Stan and I: 50 Years Later

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Fifty years ago this week, I signed my first contract to teach in an Ohio public school; 11th grade English.  I was twenty-two years old and naively assumed my students would love English as much as I did.  The second day of school I was proved wrong.  I passed out the textbooks and told the class to turn to page 25.  Then I noticed the Caucasian, young man with curly red hair, holding his text upside down.  “Mr. Simmons,  please turn your book upright so you can read.”

Much to my horror, his face turned bright red.  He stammered, “Sorry.”  And thus began my relationship with 16-year-old Stanley Simmons who was almost illiterate–he couldn’t spell his last name. Stan was the best he could do.  I met with Stan every day in the library during our lunch period trying to teach him to read and write.  In early October he asked, “Do you know what it’s like to die?”

“No, Stan, I don’t.  Why are you asking?”

“I’m just wondering.”  I was so shaken by his question, I went to the guidance counselor and asked him to meet with Stan.  The counselor supposedly did and had no cause for concern, nor intervention.  Yet, Stan continued to talk to me about death.  In early November it got worse.  Stan announced: ” Don’t make me write today. I can’t.”

“And why would that be?”  With that, he flopped his very bruised, swollen right arm across the library table.  “Stan, what happened?  Please talk to me.”

“I wanted to find out what a car felt like.  I put my arm on the driveway and had my brother drive over it with a car.”  I fought for words.

“Let’s go to the school nurse and have your arm checked.”

Stan’s reply, “No, I’m ok; I just can’t write.”

Fifty years ago, teachers had to follow the rigid line and staff, which thankfully changed over time.  I begged the counselor to see Stan.

Holiday break, and I went to my parents’ house for two-week hiatus.  My mom found me outside shoveling snow from the sidewalk, ‘Sue, Dr. Jackson wants to speak with you.”  My direct supervisor?  Dr. Jackson, a formidable, no-nonsense, superlative educator?  Whoa, why?  I knew I turned in my grades.

We exchanged greetings of the season, “Sue, Stan Simmons committed suicide last night.  He hung himself by an electric cord in the closet.” I was devastated!  I was twenty-two- years old; teenagers didn’t do that.  I grieved.  After school resumed in January, I was sitting in the teachers’ room grading papers, and the counselor walked in.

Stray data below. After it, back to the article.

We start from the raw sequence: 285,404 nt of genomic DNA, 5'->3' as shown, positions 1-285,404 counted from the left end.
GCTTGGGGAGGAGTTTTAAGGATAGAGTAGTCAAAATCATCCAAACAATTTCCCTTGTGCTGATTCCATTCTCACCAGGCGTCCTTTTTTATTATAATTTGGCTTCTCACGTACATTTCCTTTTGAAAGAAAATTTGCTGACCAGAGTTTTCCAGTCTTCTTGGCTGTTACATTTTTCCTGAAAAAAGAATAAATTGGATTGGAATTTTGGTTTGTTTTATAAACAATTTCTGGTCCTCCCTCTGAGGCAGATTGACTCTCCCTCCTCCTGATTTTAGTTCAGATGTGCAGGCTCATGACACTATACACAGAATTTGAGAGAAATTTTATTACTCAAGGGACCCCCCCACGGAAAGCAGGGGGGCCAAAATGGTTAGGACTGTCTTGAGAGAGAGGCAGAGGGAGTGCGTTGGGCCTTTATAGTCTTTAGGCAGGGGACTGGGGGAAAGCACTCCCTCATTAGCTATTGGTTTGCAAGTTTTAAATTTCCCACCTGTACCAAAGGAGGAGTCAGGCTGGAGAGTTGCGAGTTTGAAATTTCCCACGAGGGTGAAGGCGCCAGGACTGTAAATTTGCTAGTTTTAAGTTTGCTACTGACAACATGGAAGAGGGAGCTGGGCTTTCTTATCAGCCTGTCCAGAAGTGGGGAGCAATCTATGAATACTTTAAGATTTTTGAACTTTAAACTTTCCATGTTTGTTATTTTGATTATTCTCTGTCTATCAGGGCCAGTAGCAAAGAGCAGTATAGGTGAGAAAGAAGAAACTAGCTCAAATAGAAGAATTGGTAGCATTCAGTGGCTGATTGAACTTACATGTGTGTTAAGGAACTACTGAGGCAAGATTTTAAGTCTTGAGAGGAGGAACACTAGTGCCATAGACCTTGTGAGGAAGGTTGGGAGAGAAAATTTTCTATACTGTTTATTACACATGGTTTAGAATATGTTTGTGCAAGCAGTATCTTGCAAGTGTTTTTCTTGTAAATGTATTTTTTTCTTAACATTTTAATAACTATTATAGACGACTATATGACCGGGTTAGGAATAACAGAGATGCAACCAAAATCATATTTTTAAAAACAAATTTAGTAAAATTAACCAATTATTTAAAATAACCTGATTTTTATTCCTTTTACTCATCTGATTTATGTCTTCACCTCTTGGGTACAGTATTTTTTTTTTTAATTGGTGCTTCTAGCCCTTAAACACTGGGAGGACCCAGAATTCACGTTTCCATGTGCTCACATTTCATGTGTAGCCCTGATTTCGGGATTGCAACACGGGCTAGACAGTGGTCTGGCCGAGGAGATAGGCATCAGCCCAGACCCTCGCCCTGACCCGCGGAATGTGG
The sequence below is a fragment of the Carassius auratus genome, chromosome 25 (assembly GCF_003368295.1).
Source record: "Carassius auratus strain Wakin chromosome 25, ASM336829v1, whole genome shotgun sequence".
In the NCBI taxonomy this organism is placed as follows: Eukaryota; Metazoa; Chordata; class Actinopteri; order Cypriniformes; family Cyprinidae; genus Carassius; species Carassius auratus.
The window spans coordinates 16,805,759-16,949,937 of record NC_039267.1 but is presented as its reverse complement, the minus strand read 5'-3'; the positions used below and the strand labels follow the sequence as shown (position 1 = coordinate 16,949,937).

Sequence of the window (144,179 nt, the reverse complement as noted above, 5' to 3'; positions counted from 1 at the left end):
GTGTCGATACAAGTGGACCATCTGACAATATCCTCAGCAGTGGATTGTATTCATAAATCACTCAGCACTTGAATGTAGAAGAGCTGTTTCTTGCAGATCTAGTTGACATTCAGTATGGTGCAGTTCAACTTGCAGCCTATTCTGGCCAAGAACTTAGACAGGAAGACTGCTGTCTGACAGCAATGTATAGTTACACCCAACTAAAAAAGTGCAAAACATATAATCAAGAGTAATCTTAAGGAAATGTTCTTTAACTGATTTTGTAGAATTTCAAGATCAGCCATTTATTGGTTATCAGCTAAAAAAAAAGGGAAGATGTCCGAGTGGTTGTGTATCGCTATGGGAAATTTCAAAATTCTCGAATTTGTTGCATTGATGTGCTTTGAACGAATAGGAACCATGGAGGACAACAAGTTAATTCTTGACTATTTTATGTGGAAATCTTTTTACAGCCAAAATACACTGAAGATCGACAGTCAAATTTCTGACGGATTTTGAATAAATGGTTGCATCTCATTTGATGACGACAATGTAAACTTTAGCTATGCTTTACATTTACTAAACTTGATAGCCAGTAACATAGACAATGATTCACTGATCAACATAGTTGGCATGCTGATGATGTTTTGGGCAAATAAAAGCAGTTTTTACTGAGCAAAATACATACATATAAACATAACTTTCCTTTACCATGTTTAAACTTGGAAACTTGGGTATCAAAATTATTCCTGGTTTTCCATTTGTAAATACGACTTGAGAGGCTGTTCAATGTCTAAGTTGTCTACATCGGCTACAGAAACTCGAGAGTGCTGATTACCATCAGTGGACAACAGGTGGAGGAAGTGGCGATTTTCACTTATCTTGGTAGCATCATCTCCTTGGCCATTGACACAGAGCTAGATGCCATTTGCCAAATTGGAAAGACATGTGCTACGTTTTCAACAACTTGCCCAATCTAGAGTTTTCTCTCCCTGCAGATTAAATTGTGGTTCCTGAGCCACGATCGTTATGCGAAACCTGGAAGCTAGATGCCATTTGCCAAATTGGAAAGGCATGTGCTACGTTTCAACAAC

“Hey, Sue, did you hear about Stan?” I nodded.  “You know he was one student I couldn’t get interested in.”  His statement became my life-changing moment.  I earned both a Master’s degree and doctorate in educational leadership.  I have been a high school principal, school superintendent, associate superintendent at the Arizona Department of Education, and an adjunct university professor.  I volunteered, I was co-president of United Parent Council, and in 2000 was elected to a school board.

Many folk assume I’ve received compensation for my twenty-year service–not.  School board members in Arizona receive no monetary benefit, just the joy of watching a play, touring an art exhibit, attending numerous sporting events, handing a diploma to a first-generation high graduate, and reading to a class.  Priceless. Further, as a public education advocate, I’ve also put my money where my mouth is.  And no, you’ll not find my name among the gifts and donations section of a board meeting.  Anonymous is fine with me.

In closing, Stan Simmons is NOT a figment of my imagination.  It is a true story, which about I rarely talk–too painful.  I’ve been a blogger since June 2013, under a private domain name which I own and with a service (Word Press), which I pay.  I’ve published two novels, three English reference books, and the story of my daughter’s cancer nightmare.  I’m an English major; I’ve never taken anyone’s words as my own without citation.

But most importantly, I do for our public school children what I could not do for Stan.

 

 

 

 

 

 

 

 

 

 

6 thoughts on “Stan and I: 50 Years Later

  1. You have been an amazing advocate for education. Sometimes the true stories are the hardest to talk about as a teacher. I remember my first year of teaching you volunteered in my classroom, helping kids learn to read. I know you will continue to support public education the way you always have for the rest of your life. Thank you for making a difference!

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  2. Nice try, but the hundreds of families that wrote to you regarding how their students are suffering and you mocked and made fun of them DO NOT believe you.

    Your August 9th blog proves you are NOT helping anyone. No amount of pandering for support is going to change what you have done. We know it wasn’t a figment of your imagination, we know that we wrote the letters asking for you to support our kids and you turned your back on them.